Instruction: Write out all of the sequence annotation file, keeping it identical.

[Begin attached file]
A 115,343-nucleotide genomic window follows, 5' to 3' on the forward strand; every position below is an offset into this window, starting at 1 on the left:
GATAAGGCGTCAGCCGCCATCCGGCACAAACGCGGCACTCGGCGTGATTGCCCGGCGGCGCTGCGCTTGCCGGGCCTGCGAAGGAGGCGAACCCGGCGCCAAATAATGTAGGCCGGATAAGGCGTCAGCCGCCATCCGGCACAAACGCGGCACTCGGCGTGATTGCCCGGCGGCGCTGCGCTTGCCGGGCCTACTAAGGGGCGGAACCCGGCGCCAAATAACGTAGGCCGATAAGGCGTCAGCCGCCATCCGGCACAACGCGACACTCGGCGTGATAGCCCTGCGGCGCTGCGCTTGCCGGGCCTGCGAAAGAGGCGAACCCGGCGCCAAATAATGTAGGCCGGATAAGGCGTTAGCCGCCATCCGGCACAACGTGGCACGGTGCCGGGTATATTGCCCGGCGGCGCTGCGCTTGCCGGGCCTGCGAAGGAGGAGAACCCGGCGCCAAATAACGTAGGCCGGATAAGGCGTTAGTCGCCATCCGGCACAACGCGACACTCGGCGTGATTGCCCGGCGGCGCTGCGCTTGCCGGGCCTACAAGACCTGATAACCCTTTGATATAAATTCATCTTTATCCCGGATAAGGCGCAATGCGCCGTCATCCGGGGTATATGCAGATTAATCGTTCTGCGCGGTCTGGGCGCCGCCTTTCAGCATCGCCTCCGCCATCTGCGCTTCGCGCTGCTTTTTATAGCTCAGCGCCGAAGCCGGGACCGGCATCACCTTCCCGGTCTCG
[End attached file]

A 115,343-nucleotide genomic window follows, 5' to 3' on the forward strand; every position below is an offset into this window, starting at 1 on the left:
GATAAGGCGTCAGCCGCCATCCGGCACAAACGCGGCACTCGGCGTGATTGCCCGGCGGCGCTGCGCTTGCCGGGCCTGCGAAGGAGGCGAACCCGGCGCCAAATAATGTAGGCCGGATAAGGCGTCAGCCGCCATCCGGCACAAACGCGGCACTCGGCGTGATTGCCCGGCGGCGCTGCGCTTGCCGGGCCTACTAAGGGGCGGAACCCGGCGCCAAATAACGTAGGCCGATAAGGCGTCAGCCGCCATCCGGCACAACGCGACACTCGGCGTGATAGCCCTGCGGCGCTGCGCTTGCCGGGCCTGCGAAAGAGGCGAACCCGGCGCCAAATAATGTAGGCCGGATAAGGCGTTAGCCGCCATCCGGCACAACGTGGCACGGTGCCGGGTATATTGCCCGGCGGCGCTGCGCTTGCCGGGCCTGCGAAGGAGGAGAACCCGGCGCCAAATAACGTAGGCCGGATAAGGCGTTAGTCGCCATCCGGCACAACGCGACACTCGGCGTGATTGCCCGGCGGCGCTGCGCTTGCCGGGCCTACAAGACCTGATAACCCTTTGATATAAATTCATCTTTATCCCGGATAAGGCGCAATGCGCCGTCATCCGGGGTATATGCAGATTAATCGTTCTGCGCGGTCTGGGCGCCGCCTTTCAGCATCGCCTCCGCCATCTGCGCTTCGCGCTGCTTTTTATAGCTCAGCGCCGAAGCCGGGACCGGCATCACCTTCCCGGTCTCG